Other than finding a point guard, Portland's biggest challenge is on the boards. Last season the Pilots finished last in the WCC in rebounding for the fifth consecutive season, averaging a mere 31.9 per game. They were also last in the league in blocked shots.
Suffice it to say, rebounding will be a point of emphasis, and with all their big men back, the Pilots hope to turn that weakness into a strength.
"Our post players are not going to play if they're not rebounding," Reveno said. "They're all capable shooters and scorers, but they need to rebound and defend."
That means offense won't be the No. 1 priority for 6-11, 280-pound Kevin Field (4.3 ppg, 4.0 rpg), a classic back-to-the-basket center, and 6-10 center-forward Ben Sullivan (7.1 ppg, 3.8 rpg), both seniors. Sure, they'll be expected to help fill the scoring void left by Jeter, but that won't be their major focus.
"They'll be given their opportunities to score," Reveno said. "But we can't let that dominate their thinking in terms of what their role is. They need to rebound. We need to have just a mind-set as a team that we need to rebound. I don't know what the problems were in the past, but that's something we're committed to improving."
Behind those two, the battle for playing time inside will be fierce. Chris Jackson (0.5 ppg, 1.2 rpg), a little-used 6-9 senior, will compete for a backup role with some young up-and-comers, including 6-8 sophomore Alex Tiefenthaler (3.4 ppg, 2.9 rpg), who started the last five games of last season, 6-7 sophomore Jamie Jones (1.6 ppg, 3.1 rpg) and 6-9 freshman Robin Smeulders, a member of the under-20 Dutch national team.
There is a similar fight for minutes at small forward, where three inexperienced contenders are hoping to land a spot in the starting lineup. Neither Sherrard Watson (1.4 ppg, 0.9 rpg), a 6-6 junior, nor 6-3 sophomore Marcus Carter averaged 10 minutes per night, and the third possibility, 6-6 Ethan Niedermeyer, is a freshman from nationally ranked California state champion De La Salle High. Niedermeyer can also fill in at power forward, if necessary.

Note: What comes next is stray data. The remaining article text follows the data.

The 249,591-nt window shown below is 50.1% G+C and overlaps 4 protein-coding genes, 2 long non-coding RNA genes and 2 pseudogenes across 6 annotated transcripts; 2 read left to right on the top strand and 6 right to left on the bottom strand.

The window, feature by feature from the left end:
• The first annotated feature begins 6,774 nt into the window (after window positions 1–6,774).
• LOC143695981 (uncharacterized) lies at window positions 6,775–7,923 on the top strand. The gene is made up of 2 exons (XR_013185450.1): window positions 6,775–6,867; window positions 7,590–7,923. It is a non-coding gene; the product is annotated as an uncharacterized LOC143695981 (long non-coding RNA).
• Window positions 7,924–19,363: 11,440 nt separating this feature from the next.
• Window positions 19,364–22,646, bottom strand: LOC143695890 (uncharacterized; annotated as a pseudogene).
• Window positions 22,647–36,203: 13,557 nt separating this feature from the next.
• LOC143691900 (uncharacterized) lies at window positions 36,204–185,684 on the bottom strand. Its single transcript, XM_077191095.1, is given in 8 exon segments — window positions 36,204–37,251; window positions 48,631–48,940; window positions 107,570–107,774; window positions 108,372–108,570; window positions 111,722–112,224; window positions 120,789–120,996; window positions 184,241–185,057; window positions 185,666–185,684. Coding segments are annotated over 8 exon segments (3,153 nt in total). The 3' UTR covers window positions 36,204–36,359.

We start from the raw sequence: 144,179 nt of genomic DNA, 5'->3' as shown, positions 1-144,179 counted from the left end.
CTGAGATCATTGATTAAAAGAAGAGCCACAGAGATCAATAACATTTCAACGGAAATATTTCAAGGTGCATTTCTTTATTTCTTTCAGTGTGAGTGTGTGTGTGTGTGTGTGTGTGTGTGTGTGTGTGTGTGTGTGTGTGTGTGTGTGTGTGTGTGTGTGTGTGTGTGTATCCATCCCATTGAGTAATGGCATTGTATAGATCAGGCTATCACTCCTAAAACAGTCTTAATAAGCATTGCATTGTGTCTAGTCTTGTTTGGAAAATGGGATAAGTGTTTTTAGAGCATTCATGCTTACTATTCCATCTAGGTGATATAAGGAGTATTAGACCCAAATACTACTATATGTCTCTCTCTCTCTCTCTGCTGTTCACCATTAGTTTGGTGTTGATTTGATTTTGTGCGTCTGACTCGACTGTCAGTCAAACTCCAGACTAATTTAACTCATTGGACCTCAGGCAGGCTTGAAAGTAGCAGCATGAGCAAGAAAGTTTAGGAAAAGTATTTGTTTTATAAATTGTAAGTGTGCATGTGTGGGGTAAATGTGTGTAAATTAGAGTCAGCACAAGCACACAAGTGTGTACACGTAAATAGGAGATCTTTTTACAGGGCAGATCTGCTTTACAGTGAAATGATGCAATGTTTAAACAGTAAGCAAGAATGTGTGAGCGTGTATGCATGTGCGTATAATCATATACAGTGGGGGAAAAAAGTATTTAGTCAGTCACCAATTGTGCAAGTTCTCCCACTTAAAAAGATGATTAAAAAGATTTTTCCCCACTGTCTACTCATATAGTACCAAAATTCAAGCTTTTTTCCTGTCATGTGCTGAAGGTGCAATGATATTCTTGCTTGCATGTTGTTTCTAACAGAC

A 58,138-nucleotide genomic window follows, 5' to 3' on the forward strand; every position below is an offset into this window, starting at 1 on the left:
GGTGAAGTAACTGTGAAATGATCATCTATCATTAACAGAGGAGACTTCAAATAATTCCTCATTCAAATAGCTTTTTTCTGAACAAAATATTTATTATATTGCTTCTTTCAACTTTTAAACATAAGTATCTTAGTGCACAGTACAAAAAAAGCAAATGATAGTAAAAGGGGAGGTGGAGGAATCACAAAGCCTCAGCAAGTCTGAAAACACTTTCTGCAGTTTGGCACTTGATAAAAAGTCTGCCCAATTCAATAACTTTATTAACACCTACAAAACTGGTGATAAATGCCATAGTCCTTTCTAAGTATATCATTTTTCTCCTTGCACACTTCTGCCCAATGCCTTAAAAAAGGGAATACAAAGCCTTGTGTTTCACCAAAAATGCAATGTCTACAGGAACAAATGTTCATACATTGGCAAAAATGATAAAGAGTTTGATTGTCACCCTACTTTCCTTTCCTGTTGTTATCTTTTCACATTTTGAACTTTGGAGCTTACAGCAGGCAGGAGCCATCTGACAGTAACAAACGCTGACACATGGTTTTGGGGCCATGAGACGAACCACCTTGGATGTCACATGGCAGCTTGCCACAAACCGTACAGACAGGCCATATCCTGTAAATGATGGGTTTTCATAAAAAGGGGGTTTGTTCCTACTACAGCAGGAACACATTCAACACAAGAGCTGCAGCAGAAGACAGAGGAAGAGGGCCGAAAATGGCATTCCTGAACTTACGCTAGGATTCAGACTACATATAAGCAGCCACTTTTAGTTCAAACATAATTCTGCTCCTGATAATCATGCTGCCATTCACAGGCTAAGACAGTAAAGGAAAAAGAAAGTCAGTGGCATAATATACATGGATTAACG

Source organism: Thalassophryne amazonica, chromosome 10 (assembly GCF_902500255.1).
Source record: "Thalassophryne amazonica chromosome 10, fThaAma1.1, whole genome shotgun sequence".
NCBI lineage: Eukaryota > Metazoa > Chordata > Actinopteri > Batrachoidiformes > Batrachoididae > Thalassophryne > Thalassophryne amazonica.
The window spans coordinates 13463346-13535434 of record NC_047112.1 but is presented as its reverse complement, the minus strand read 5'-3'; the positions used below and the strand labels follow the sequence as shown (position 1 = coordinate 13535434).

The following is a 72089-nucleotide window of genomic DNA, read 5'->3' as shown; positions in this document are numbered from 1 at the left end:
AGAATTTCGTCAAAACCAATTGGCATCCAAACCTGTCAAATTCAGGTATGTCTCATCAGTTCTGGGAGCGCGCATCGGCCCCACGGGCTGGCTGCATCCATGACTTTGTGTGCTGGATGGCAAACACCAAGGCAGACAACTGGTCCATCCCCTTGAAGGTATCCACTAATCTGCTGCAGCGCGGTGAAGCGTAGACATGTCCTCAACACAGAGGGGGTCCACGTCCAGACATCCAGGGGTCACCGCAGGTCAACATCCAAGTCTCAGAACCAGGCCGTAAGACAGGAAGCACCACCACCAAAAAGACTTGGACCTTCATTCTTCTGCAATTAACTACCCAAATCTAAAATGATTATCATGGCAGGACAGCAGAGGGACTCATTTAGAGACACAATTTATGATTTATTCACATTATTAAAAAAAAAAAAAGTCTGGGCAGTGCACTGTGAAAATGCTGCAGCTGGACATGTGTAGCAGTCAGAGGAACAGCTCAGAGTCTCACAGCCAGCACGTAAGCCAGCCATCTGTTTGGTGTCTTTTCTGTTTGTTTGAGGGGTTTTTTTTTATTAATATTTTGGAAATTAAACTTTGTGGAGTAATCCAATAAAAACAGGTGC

Another newcomer, Walter Thompson from Williston (N.D.) State College, will back up Cooper at the off-guard spot. The 6-3 sophomore showed an ability to score, posting a 17.1 points-per-game average as a freshman, and is being groomed to take over that position next season.
BLUE RIBBON ANALYSIS
Reveno's first team is grafted together from pieces left over from the previous regime, and there is precious little talent and experience to go around. Cooper is a prime time player, but he can't do it by himself.
Reveno will try to make up for his team's shortcomings with sound fundamentals, especially on defense. The Pilots will rely on man-to-man defense and mix in some zone, trying to force bad shots and create opportunities to run. Of course, that can only work if they get rebounds, something they haven't done well in years.
"Offensively, I feel like we have the skills to do some different things," Reveno said. "Getting out and running, having the guards handling things and making good decisions, running good set stuff, attacking off the dribble. We have some big bodies who know how to set a screen, with shooters coming off the screen who can knock down the shot.
"Offensively, there are some options. Defensively and rebounding is where it's obvious we need work. That could drive playing time and opportunity, early on for sure, more than anything else. I don't think we have the athleticism to out-athlete people and create tempo off our defense, but we can play solid defense, inside-out, eliminating the high-percentage stuff."
For the most comprehensive previews available on all Division I teams, order the "Bible" of college basketball, the 2006-07 Blue Ribbon College Basketball Yearbook, at www.blueribbonyearbook.com or call 1-866-805-BALL (2255).